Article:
Three Civil War veterans also return for another round: Martin Freeman as CIA liaison Everett Ross, who stumbles across their shenanigans by accident but tags along for the rest of the ride; Florence Kasumba as Ayo, another Dora Milaje who now has a name to go with her formidable presence; and John Kani straight out of the spirit world as the late King T’Chaka. A bonus fourth Civil War player pops up in the scene after the Black Panther end credits.
Blink and you’ll miss young Alex Hibbert from last year’s Moonlight cameoing as an Oakland basketball kid. And of course there’s Stan Lee, this time as a gambler too happy to help himself.
Meaning or EXPLOSIONS? It’s awfully easy and white-ish to joke about Panther being one of the most “woke” films of 2018, but it nonetheless covers a broad range of subjects great and small, including but not limited to:
* The drawbacks of tribalism (sometimes literally), and that not-so-inspirational moment when crippling fears turn self-preservation into selfish, self-interested isolationism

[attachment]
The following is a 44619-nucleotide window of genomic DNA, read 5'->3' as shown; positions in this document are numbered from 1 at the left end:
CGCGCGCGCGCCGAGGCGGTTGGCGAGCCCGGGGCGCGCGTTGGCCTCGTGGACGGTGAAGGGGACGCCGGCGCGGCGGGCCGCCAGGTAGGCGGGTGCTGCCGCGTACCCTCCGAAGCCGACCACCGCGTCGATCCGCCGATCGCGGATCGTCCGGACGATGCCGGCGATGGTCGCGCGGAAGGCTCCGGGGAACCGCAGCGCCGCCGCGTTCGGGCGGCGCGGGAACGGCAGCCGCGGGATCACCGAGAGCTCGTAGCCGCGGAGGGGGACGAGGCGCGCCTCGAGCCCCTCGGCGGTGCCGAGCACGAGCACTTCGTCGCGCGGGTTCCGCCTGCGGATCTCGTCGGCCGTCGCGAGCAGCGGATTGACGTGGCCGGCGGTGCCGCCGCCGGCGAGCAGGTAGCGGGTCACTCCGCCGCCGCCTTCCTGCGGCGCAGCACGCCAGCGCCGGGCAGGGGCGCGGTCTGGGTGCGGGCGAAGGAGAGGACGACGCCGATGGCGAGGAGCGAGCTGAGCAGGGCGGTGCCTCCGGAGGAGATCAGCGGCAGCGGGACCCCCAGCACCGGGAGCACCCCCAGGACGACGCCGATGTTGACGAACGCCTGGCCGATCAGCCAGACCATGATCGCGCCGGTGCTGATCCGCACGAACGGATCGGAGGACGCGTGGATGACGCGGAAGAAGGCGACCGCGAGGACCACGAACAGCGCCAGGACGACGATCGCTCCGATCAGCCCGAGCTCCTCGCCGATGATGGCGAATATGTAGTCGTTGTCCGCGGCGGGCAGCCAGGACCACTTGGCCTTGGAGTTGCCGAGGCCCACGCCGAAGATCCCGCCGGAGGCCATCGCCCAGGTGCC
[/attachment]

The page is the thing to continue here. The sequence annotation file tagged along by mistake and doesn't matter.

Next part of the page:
* The debate over whether those with the greatest resources have a moral or spiritual duty to share with the needier, whether opening ourselves to that vulnerability is worth the risk, or whether that counts as socialism — or worse, as enabling others’ weaknesses (tempted to throw in a short speech here about turning the other cheek, but nah)
* The sometimes tenuous relationships between African-Americans and actual Africans
* The profitability of international instability to certain greedy parties
* The emotional damage that can be wrought by growing up without a father figure (see also: Creed)
* How utterly amazing women can be when they possess nerves of steel and The MAN isn’t holding them back
Nitpicking? Several scenes are subtitled as characters alternate between African dialects. I’m cool with subtitles, but when one of them read, “What is wrong my son?” with no comma before the direct address, I obsessed on that punctuation oversight for the next ten minutes. I expect no proofreading on the internet (or sometimes in my own posts) but I’m sure Hollywood can afford some.